Fossil remains of giant snakes 13 metres long and weighing around a tonne have been discovered in an ancient rainforest in South America, indicating tropical conditions during an ancient period of greenhouse warming were much warmer than expected.
Excavated from the base of one of the world’s largest open-pit mines, in Cerejon, Colombia, the new snake species Titanoboa Cerrejonensis is 58 – 60 million years old and suggests the average yearly temperature where the snakes lived was 30 – 34 degrees C per year, 3 – 4 degrees hotter than tropical rainforests are anywhere in the world today.
The research is to be published in the journal Nature and is of interest to climate scientists trying to predict how global warming could impact life in tropical rain forests in the future.
The paper’s co-author, Dr Carlos Jaramillo of the Smithsonian Tropical Research Institute, was in New Zealand last month and spoke to the Science Media Centre about the snake’s discovery.
Listen to an SMC interview with Dr Jaramillo by starting the player below
“Snakes cannot regulate their internal temperature, they have to rely on the external temperature, so there’s a relationship between how long a snake is and the mean annual temperature where the snake lives.”
“For many years there were many doubts about what happened to the tropics during global warming…now with this new data…I think we understand much better the dynamics of global warming in the geological record, which we can apply to understand better what is going to happen with the global warming we have right now.”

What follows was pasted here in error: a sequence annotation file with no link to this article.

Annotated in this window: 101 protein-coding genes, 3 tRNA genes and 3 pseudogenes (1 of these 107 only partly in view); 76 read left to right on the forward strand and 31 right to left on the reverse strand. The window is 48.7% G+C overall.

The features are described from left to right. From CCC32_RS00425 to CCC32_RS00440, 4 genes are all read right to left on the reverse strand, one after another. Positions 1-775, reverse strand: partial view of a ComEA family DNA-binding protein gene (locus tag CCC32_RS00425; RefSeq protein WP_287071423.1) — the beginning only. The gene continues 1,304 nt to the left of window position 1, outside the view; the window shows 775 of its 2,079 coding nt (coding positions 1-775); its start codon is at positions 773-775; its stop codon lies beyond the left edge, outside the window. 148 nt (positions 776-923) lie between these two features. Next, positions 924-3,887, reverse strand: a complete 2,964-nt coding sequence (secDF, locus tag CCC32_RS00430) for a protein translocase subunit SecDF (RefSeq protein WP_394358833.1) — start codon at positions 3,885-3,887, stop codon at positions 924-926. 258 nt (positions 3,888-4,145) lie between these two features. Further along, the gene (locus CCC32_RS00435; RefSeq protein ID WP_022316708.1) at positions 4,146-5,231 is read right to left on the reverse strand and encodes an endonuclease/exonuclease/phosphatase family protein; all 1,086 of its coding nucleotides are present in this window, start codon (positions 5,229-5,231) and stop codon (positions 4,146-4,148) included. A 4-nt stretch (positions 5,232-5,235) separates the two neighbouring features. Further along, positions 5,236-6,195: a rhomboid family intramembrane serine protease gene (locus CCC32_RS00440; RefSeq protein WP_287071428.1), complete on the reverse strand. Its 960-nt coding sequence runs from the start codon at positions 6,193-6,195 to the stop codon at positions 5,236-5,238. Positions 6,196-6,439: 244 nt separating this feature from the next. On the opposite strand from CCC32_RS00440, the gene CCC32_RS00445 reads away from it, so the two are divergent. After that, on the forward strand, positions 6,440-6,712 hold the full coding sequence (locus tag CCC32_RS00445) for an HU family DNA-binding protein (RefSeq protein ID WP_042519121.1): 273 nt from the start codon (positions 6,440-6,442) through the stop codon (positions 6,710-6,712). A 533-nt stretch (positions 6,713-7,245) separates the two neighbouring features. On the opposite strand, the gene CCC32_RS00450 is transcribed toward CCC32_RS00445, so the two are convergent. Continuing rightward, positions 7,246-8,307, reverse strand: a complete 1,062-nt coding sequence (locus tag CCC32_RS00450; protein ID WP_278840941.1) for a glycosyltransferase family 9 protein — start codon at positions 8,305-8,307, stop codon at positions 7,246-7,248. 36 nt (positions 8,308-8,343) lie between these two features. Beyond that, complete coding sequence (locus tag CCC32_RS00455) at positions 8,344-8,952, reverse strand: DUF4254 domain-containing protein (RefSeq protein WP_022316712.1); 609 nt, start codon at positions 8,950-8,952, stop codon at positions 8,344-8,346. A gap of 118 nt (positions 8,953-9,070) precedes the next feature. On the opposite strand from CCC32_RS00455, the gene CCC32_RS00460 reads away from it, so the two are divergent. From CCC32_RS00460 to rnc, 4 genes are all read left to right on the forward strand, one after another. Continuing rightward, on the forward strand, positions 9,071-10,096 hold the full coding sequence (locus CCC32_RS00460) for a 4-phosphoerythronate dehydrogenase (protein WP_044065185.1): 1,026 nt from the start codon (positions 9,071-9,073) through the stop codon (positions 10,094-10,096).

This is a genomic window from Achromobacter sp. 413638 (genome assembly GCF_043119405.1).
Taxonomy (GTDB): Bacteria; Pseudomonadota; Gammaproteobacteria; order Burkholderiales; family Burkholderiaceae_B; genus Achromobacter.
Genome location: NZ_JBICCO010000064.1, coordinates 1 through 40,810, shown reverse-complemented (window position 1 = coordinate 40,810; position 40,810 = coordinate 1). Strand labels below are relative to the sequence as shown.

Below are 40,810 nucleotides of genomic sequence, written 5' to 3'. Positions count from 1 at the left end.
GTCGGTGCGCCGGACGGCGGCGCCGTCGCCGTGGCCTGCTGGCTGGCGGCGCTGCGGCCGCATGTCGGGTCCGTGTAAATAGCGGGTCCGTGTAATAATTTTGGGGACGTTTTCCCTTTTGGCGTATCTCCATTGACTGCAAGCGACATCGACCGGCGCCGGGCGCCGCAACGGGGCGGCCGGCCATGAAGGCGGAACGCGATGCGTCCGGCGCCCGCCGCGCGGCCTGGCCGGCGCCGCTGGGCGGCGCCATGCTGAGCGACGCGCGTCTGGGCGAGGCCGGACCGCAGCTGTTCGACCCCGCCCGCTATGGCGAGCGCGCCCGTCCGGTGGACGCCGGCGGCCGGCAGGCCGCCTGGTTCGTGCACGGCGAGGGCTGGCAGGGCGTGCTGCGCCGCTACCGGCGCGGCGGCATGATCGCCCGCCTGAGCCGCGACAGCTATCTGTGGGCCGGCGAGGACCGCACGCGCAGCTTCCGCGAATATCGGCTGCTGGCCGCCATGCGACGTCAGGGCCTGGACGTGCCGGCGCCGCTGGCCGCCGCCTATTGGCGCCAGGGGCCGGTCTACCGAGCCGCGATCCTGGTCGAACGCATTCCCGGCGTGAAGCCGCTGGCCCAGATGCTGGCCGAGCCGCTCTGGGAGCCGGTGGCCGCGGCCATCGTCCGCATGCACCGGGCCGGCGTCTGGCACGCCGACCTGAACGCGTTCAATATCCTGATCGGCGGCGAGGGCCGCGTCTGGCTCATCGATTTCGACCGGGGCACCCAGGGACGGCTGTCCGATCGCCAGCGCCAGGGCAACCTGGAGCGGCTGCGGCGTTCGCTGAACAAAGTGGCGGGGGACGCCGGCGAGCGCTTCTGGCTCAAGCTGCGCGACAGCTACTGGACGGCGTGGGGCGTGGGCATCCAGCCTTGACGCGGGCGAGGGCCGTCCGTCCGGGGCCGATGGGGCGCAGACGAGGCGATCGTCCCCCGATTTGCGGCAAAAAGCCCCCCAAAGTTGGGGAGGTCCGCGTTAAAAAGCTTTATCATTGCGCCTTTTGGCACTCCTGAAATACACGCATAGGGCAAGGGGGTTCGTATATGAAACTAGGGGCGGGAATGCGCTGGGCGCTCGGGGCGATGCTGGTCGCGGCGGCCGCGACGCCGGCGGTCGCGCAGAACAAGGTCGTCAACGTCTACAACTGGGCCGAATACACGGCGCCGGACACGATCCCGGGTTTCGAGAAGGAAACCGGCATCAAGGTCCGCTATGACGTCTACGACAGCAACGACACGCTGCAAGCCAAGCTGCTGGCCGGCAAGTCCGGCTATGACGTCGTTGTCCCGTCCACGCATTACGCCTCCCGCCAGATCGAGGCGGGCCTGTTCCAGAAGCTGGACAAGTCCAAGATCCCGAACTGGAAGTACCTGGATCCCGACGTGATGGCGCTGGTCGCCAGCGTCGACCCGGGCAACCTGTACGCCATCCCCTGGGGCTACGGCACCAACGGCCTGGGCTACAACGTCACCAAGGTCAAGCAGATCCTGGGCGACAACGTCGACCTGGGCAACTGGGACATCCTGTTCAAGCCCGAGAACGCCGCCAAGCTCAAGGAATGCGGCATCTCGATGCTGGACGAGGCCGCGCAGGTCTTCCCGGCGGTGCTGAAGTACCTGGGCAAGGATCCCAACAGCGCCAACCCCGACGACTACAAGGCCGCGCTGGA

Registered journalists can log into the audio section of the SMC resource library to hear the complete interview with him.
Dr Matthew Huber, Associate Professor at the Purdue Climate Change Research Centre and currently a visiting researcher at GNS Science in Wellington, has written a commentary on the paper in the February 5 issue of Nature. He said of the research:
“This is a new method for estimating past temperatures so more work will be necessary over the coming years to confirm the results, but if we take them at face value they imply several things:
“First: The tropics are not buffered from climate change by some magical thermostat as has been proposed repeatedly by some climate and paleoclimate scientists over the years. Instead they warm substantially when the rest of the world warms.
“Second: In this past period of warmth (which was not the warmest of the past 65 million years, but much hotter than current conditions) tropical ecosystems as represented by this one site were apparently resilient. This is somewhat good news within the global warming context since it implies that at least on long time scales the tropics life may not come to a catastrophic end at least as long as the warming is not too extreme.
“Third: The greenhouse gas concentrations that we think occurred in the Paleocene are within the range that projections of the future within the next 50 to 200 years indicate, consequently it is our choice, at this time, to decide as a global society whether or not we want to commit to sending the world towards a Paleocene-like climate state.”
Dr Chris Hollis, a micropaleontologist at GNS Science and convenor of the conference where Dr Jaramillo presented his research said:
“This is a really exciting discovery and certainly was one of the most interesting findings presented at the CBEP conference. Together with palms growing in the Arctic and our own evidence for 30 degrees C seas – it’s all pointing to a far warmer world during the greenhouse climate of the early Paleogene – around 60-40 million years ago.
“One of the more startling features of this discovery is the age of fossil snake record – 58-60 million years ago is 5-10 million years before the extremely warm temperatures recorded for the Arctic and NZ – and suggests that around 55-50 million years ago the tropics may have been much warmer – even too hot for these giant snakes.”
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